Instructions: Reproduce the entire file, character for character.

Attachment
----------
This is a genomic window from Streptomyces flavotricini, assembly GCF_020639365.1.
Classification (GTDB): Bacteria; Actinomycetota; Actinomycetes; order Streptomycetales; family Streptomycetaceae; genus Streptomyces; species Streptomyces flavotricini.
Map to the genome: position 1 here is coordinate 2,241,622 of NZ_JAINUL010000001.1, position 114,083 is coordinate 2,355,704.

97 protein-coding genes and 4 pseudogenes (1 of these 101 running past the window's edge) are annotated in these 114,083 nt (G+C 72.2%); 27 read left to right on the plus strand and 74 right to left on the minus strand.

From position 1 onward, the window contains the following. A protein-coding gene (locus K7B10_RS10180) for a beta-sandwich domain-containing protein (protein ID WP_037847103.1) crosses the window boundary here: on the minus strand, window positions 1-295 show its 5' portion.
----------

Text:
This is a genomic window from Streptomyces flavotricini, assembly GCF_020639365.1.
Classification (GTDB): Bacteria; Actinomycetota; Actinomycetes; order Streptomycetales; family Streptomycetaceae; genus Streptomyces; species Streptomyces flavotricini.
Map to the genome: position 1 here is coordinate 2,241,622 of NZ_JAINUL010000001.1, position 114,083 is coordinate 2,355,704.

97 protein-coding genes and 4 pseudogenes (1 of these 101 running past the window's edge) are annotated in these 114,083 nt (G+C 72.2%); 27 read left to right on the plus strand and 74 right to left on the minus strand.

From position 1 onward, the window contains the following. A protein-coding gene (locus K7B10_RS10180) for a beta-sandwich domain-containing protein (protein ID WP_037847103.1) crosses the window boundary here: on the minus strand, window positions 1-295 show its 5' portion.